GoGreenNation News: Tough times for plant-based meat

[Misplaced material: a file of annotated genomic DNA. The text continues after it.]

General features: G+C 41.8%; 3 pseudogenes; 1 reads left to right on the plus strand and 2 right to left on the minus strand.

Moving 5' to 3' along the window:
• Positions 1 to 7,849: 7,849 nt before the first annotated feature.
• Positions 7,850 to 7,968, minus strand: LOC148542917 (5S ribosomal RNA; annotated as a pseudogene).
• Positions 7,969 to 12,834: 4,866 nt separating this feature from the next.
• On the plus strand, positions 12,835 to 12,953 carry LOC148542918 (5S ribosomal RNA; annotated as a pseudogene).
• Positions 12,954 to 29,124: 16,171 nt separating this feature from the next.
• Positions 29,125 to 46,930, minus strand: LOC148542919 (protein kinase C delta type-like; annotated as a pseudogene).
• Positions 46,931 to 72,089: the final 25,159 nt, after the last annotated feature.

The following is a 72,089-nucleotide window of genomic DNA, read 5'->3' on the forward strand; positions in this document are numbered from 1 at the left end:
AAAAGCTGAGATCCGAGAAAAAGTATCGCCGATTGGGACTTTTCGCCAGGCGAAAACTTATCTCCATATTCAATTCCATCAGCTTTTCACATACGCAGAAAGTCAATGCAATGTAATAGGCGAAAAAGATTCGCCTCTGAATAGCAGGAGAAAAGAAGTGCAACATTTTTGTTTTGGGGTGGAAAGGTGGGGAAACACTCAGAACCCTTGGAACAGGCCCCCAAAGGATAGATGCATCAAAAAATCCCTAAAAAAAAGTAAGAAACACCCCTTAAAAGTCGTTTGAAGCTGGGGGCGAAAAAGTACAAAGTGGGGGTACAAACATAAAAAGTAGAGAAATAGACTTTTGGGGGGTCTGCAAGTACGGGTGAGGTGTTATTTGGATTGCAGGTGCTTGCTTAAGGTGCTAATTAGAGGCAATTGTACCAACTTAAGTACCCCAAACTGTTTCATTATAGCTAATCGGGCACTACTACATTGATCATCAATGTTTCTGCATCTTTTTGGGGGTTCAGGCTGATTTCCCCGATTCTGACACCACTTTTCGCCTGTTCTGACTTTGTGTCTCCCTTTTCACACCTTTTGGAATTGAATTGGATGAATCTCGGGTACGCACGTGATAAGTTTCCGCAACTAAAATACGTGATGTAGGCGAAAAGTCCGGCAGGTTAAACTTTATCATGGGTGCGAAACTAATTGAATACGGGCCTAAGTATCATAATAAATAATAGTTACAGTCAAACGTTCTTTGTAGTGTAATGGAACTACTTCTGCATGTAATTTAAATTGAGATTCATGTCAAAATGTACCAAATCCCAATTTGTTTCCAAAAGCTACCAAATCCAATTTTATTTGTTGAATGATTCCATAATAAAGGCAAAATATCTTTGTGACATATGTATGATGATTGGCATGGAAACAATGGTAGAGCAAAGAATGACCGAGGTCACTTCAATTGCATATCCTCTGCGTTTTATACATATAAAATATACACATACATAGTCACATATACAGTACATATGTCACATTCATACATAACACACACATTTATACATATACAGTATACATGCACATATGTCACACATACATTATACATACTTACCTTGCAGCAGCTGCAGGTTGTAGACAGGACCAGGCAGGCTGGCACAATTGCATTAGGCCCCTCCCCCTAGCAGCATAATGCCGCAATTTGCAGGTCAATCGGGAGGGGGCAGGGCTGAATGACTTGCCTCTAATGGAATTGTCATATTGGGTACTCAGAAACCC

Companies that make faux burgers and other meat substitutes are laying off employees and staring down weak sales, amid what Beyond Meat describes as "ongoing softness in the plant-based meat category."Why it matters: The biggest fast-food chains and meat producers have raced to cash in on fake meat, sensing consumer appetite for sustainable and animal-friendly alternatives. But high prices and flattening demand have dogged the industry. Driving the news: Beyond Meat announced a 19% workforce reduction this month amid steepening revenue declines.McDonald's shelved plans to introduce a McPlant burger nationally.Brazil's JBS is closing Planterra Foods, its U.S. plant-based meat business, and Canada's Maple Leaf Foods has whittled its plant-based meat division.Impossible Foods laid off 6% of employees, though it positions the move as part of a reorganization and says sales are growing.“It’s worth asking: Are we nearing the end of a decade-long fad?” asks The Takeout.State of play: Despite the drumbeat of bad news, Beyond Meat officially introduced "Beyond Steak" on Monday — a splashy new product available at more than 5,000 Kroger and Walmart stores.It's "designed to deliver the juicy, tender, and delicious bite of sliced steak tips," a Beyond Meat spokesperson tells Axios."Early feedback on taste and texture has been very positive, so we’re confident this is a product consumers are going to be very impressed with," the spokesperson said.A separate product — Beyond Carne Asada Steak — was rolled out last month for a limited time at Taco Bell locations in Dayton, Ohio.Meanwhile, arch-rival Impossible Foods is gearing up to introduce a plant-based steak of its own — and not just any cut.“I’ve tasted our filet mignon prototypes, and they’re pretty damn good,” Impossible Foods founder Pat Brown said at MIT Technology Review’s ClimateTech conference this month.The big picture: Amid a recent 10.5% annual sales drop in refrigerated meat alternatives, the product's purveyors are looking to the long term — which includes seeking price parity with "real" meat, which tends to be less expensive."We believe that broader nutritional and environmental benefits of plant-based protein will continue to make plant-based meat a compelling option for consumers," Beyond Meat tells Axios.Nestlé is still bullish on plant-based products, with Steve Presley, the CEO of its North American business telling Food Dive that it's "still a really strong consumer trend, but I think it got a bit frenzied."Kellogg's plans to sell or spin-off its plant-based division, which houses MorningStar Farms, citing "significant opportunity to capitalize on strong long-term category prospects by investing further in North America penetration and future international expansion."What they're saying: "Vegetarians were doing just fine without fake meat before Beyond and Impossible came along, and hardly have reason to add expensive alt-proteins into their diet," Marnie Shure writes in The Takeout. "Vegetarians and vegans were never the intended customer for Beyond: These products exist to cater to flexitarians ... and those folks aren’t going to spend more on a habit they haven’t yet cultivated."Yes, but: There are still bullish growth predictions for plant-based meats, and Impossible Foods — a private company that doesn't have to report its numbers — tells Axios it's seeing "hyper-growth, with over 60% year-over-year sales growth in retail alone.""We’re not experiencing anything like what Beyond Meat has reported – quite the contrary," an Impossible Foods spokesperson tells Axios. "It's not accurate or reflective of our business to assume that because the overall category is flat to down, or because we recently re-organized our business, we're contributing to the category's decline," the spokesperson said. "In fact, we're responsible for the vast majority of the category's growth and have been for some time."Taste test: Beyond Meat sent private chefs to cook Beyond Steak for journalists like me in advance of the product announcement.Vox employees found it delicious, but "opinions var[ied] on texture and how close it comes to tasting like steak from a real cow." Fast Company's reporter and her husband were very impressed with both taste and texture.Personally? I found it a bit too chewy, but my partner liked it well enough — and his daughter gave it a rave.Go deeper: McDonald’s bringing back McRib for a “farewell tour"